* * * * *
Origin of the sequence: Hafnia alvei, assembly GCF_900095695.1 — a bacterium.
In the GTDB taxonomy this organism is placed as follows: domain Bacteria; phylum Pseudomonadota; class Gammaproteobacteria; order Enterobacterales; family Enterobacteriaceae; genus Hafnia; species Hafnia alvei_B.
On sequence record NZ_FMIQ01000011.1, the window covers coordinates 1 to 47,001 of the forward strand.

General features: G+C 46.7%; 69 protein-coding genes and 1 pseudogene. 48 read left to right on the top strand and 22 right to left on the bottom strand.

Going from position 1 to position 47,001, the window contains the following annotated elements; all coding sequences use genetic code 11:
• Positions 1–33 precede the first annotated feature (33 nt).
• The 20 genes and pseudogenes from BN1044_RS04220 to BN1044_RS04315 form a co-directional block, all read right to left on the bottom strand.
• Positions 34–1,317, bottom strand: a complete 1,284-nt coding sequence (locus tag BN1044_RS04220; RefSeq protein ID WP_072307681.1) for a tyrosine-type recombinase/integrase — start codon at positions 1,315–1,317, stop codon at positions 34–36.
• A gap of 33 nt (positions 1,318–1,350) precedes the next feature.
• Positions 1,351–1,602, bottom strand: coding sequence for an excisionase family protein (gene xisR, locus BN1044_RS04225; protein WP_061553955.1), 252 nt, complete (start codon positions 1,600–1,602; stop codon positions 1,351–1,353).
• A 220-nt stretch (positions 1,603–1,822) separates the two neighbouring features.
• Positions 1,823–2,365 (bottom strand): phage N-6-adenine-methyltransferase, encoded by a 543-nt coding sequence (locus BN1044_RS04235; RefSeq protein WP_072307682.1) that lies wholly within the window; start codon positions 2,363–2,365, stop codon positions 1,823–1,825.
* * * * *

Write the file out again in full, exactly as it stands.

Origin of the sequence: Hafnia alvei, assembly GCF_900095695.1 — a bacterium.
In the GTDB taxonomy this organism is placed as follows: domain Bacteria; phylum Pseudomonadota; class Gammaproteobacteria; order Enterobacterales; family Enterobacteriaceae; genus Hafnia; species Hafnia alvei_B.
On sequence record NZ_FMIQ01000011.1, the window covers coordinates 1 to 47,001 of the forward strand.

General features: G+C 46.7%; 69 protein-coding genes and 1 pseudogene. 48 read left to right on the top strand and 22 right to left on the bottom strand.

Going from position 1 to position 47,001, the window contains the following annotated elements; all coding sequences use genetic code 11:
• Positions 1–33 precede the first annotated feature (33 nt).
• The 20 genes and pseudogenes from BN1044_RS04220 to BN1044_RS04315 form a co-directional block, all read right to left on the bottom strand.
• Positions 34–1,317, bottom strand: a complete 1,284-nt coding sequence (locus tag BN1044_RS04220; RefSeq protein ID WP_072307681.1) for a tyrosine-type recombinase/integrase — start codon at positions 1,315–1,317, stop codon at positions 34–36.
• A gap of 33 nt (positions 1,318–1,350) precedes the next feature.
• Positions 1,351–1,602, bottom strand: coding sequence for an excisionase family protein (gene xisR, locus BN1044_RS04225; protein WP_061553955.1), 252 nt, complete (start codon positions 1,600–1,602; stop codon positions 1,351–1,353).
• A 220-nt stretch (positions 1,603–1,822) separates the two neighbouring features.
• Positions 1,823–2,365 (bottom strand): phage N-6-adenine-methyltransferase, encoded by a 543-nt coding sequence (locus BN1044_RS04235; RefSeq protein WP_072307682.1) that lies wholly within the window; start codon positions 2,363–2,365, stop codon positions 1,823–1,825.